Whatever challenges organizations face due to growth and technology obsolescence, real-time visibility to information and key performance indicators are critical for informed decision-making and maintaining a competitive advantage. Plus, efficiencies and cost savings are associated with leveraging a scalable ERP system that has enough flexibility to meet changing business demands. If your organization identifies with any of the following signs, it is likely time to explore how a new ERP system will provide a long-term, strategic advantage.
1. Increasing expense associated with maintaining current ERP software updates and customizations
Businesses with highly customized systems are shelling out more money to support and carry these customizations forward during software upgrades. The unintended effect is that IT roles have become more complicated and inefficient as technology leaders manage a tangled web of disparate systems, coinciding applications and business processes.
2. Lack of visibility and access to all data from a single source
The challenges posed by a legacy ERP system include how to organize, analyze and extract critical data. Legacy ERP systems function as a repository for limited types of data (e.g., financials), but not as a data warehouse from which leaders can easily analyze and extract information. As a result, finding and leveraging full data requires a considerable amount of internal time and energy.
Learn best practices to leverage the advanced warehouse functionality in Microsoft Dynamics 365 in a manufacturing environment.
3. Inability to integrate with other business systems or technology platforms
The hybrid approach is characterized by blending cloud-based applications with on-premise applications. This is transforming the way companies think about ERP implementation. A hybrid approach solves a couple of major problems for businesses running legacy ERP systems. First, it allows them to take advantage of cloud-based point solutions that are either unable to integrate with legacy ERP software and hardware or not natively available in a new ERP system (e.g. EDI, Business Intelligence, WMS). Secondly, businesses that have been burdened by outdated, rigid ERP systems now gain the flexibility offered by deploying an ERP system in the cloud. This immediately removes the need for time and cost-intensive upgrades or customizations and the reliance on a patchwork of on-premise, legacy business systems.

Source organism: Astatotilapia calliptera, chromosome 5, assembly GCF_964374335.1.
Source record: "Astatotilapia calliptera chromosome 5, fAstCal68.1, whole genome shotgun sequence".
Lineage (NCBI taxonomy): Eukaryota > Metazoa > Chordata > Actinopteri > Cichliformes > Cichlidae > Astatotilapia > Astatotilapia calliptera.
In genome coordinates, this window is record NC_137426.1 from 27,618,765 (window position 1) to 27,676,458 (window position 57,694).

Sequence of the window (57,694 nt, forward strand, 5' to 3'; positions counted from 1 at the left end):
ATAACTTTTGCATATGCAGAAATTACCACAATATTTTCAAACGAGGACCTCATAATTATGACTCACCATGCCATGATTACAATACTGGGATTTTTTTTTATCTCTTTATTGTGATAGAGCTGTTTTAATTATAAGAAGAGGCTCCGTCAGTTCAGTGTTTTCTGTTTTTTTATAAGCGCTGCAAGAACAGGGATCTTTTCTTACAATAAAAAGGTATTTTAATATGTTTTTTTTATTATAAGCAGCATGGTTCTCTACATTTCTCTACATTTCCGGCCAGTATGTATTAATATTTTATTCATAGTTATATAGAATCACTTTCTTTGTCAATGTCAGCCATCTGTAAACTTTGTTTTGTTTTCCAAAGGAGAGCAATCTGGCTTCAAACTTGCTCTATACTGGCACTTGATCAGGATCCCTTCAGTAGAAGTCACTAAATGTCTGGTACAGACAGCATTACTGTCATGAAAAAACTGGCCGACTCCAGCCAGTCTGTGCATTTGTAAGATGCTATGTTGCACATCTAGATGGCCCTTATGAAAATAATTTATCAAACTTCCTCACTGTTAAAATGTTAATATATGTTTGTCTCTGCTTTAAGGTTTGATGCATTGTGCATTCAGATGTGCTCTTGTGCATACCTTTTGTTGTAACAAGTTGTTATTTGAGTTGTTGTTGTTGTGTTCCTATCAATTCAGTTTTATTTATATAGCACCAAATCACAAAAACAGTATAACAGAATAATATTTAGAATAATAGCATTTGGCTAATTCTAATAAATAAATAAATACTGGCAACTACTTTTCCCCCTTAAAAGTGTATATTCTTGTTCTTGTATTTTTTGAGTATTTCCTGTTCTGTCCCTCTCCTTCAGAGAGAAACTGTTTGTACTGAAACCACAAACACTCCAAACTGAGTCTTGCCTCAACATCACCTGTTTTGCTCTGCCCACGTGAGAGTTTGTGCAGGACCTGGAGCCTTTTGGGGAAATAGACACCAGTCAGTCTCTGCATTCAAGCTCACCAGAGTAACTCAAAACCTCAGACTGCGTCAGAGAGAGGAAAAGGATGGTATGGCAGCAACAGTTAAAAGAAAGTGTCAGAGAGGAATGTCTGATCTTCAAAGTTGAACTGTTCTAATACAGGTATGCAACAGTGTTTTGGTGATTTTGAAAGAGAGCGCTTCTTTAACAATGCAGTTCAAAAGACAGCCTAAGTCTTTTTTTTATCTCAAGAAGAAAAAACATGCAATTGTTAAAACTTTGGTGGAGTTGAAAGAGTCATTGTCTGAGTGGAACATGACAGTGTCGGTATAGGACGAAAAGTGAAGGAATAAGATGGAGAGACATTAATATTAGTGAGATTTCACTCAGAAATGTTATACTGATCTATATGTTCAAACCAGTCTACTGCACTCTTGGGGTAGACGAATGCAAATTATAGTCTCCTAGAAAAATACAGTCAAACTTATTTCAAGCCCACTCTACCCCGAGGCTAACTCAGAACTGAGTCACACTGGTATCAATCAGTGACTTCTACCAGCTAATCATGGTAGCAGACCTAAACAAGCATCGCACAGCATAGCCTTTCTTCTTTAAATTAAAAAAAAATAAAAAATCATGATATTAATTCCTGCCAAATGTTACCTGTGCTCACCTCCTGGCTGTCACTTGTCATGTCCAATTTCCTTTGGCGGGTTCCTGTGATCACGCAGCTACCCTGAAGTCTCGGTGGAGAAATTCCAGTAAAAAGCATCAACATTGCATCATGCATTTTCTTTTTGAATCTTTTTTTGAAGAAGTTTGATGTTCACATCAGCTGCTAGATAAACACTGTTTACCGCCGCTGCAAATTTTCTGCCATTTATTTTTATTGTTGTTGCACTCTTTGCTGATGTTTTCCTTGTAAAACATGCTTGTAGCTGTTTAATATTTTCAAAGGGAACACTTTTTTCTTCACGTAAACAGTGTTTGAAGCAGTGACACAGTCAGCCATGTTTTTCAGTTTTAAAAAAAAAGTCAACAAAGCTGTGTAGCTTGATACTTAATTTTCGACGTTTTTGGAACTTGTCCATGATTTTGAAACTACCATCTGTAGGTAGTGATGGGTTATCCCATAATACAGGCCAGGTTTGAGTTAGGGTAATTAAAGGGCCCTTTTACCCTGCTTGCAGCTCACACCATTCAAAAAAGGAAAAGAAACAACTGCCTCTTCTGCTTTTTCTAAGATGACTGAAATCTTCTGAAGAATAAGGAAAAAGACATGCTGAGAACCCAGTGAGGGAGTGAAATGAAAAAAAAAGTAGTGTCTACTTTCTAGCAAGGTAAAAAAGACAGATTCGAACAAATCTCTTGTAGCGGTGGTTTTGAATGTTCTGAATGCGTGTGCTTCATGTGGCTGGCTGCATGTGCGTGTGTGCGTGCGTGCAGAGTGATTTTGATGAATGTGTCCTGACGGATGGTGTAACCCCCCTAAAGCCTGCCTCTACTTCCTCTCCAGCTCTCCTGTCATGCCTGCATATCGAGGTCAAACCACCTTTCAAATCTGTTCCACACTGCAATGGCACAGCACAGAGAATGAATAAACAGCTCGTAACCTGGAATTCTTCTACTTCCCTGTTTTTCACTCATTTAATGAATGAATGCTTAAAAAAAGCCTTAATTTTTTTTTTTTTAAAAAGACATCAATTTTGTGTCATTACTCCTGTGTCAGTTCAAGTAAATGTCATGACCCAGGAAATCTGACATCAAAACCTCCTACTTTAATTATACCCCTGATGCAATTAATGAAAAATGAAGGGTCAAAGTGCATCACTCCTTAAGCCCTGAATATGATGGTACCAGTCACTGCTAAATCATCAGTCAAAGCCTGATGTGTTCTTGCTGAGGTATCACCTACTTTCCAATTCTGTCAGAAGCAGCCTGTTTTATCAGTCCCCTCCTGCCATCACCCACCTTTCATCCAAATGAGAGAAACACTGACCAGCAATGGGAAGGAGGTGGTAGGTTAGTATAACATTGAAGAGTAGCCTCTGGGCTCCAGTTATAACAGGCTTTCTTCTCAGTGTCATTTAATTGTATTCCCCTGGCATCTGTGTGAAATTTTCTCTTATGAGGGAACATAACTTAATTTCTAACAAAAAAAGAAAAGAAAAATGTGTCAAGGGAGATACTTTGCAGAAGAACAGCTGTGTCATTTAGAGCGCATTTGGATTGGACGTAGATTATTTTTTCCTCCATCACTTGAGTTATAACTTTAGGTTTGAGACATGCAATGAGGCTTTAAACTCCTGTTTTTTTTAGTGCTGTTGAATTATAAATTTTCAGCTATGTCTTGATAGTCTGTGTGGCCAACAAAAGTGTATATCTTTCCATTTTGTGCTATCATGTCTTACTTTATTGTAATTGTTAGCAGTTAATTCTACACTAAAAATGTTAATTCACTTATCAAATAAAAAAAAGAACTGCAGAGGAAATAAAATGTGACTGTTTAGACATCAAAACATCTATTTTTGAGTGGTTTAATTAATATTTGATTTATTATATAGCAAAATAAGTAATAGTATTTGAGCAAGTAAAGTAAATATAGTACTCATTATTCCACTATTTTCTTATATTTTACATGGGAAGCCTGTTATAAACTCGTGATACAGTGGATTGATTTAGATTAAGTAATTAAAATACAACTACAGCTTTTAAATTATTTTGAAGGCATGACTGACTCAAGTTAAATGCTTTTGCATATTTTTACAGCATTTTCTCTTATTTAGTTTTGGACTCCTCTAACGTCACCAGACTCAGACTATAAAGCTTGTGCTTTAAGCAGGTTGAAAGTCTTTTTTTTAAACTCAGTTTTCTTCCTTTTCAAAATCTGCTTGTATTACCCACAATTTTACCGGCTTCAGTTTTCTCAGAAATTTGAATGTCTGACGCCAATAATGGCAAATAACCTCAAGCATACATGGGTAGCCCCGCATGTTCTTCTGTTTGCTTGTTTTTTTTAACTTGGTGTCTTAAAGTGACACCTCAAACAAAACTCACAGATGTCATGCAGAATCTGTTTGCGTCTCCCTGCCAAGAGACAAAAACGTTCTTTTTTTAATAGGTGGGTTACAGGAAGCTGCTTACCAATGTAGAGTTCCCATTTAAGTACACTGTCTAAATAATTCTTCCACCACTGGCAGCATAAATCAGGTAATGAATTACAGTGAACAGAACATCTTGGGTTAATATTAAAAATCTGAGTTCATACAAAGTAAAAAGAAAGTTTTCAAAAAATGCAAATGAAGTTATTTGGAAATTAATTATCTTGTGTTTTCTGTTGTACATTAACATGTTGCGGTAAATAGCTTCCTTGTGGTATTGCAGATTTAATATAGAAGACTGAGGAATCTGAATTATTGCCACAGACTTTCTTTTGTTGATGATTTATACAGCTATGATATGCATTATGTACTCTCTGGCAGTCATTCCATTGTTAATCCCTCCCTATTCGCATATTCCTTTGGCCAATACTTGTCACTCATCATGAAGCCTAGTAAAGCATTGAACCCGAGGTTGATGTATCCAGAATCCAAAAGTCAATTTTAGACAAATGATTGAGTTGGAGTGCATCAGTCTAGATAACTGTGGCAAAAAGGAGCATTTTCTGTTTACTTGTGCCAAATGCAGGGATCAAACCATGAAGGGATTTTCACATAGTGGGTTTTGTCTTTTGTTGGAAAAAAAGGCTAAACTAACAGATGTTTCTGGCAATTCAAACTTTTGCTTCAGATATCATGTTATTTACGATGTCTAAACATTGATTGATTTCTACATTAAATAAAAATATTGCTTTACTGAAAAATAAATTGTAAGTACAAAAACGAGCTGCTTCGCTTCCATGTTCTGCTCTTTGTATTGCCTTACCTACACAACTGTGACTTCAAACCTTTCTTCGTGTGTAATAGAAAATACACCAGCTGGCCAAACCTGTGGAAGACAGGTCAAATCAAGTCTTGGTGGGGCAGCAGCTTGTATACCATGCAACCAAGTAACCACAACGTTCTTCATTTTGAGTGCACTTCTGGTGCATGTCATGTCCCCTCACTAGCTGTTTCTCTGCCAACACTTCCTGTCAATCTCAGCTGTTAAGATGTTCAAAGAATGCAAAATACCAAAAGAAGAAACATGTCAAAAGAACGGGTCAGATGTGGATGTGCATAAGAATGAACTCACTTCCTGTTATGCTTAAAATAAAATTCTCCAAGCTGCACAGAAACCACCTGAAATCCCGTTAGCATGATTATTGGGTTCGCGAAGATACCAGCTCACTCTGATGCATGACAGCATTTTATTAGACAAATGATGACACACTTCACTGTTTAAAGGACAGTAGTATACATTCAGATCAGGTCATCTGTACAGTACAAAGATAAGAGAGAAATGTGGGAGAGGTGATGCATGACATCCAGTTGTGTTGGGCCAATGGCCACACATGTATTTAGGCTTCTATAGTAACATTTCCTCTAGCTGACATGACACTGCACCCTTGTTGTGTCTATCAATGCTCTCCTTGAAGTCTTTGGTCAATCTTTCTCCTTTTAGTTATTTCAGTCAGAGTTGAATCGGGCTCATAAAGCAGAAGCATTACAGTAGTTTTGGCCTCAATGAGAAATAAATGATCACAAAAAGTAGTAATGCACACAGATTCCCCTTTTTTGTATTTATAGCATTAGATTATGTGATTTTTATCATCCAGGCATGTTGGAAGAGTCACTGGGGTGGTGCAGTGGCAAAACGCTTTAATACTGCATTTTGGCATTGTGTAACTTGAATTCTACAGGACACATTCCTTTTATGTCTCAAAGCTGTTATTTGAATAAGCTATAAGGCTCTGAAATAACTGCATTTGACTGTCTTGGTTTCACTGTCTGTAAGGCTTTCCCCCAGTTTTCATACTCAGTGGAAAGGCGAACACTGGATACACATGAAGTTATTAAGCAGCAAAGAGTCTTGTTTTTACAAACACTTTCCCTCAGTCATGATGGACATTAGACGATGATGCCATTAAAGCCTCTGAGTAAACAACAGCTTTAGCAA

4. Dependent on a veteran IT professional for knowledge transfer and maintenance related to the legacy system
Oftentimes, one of the most difficult roadblocks associated with operating a legacy ERP system is not the software and hardware but the people responsible for its maintenance and support. While these individuals may be the undisputed experts about the legacy system, what happens when they leave the company or need to be replaced? It would be nearly impossible to impart a career’s worth of knowledge about an outdated technology to a successor.
5. Current system lacks the out-of-the-box functionality to support changing business requirements
Companies simply outgrow the ability to manage increasing volumes of information within existing systems. Whatever the challenge, advanced ERP systems can support new initiatives and adapt to new business processes. Modern ERP systems have expanded to include a full range of integrated solutions that once existed as standalone systems. For example, ERP systems now include robust out-of-the-box features such as an integrated warehouse management systems, business intelligence, mobile functionality and e-commerce platforms.
If any of the five challenges mentioned above resonate with you, an objective technology assessment and development of a strategic IT roadmap are ideal starting points. These will help determine if a new ERP would address your business challenges and identify associated risks and rewards.
For more on this topic, check out enVista’s white paper “Five Signs It’s Time to Replace Your Legacy ERP System.”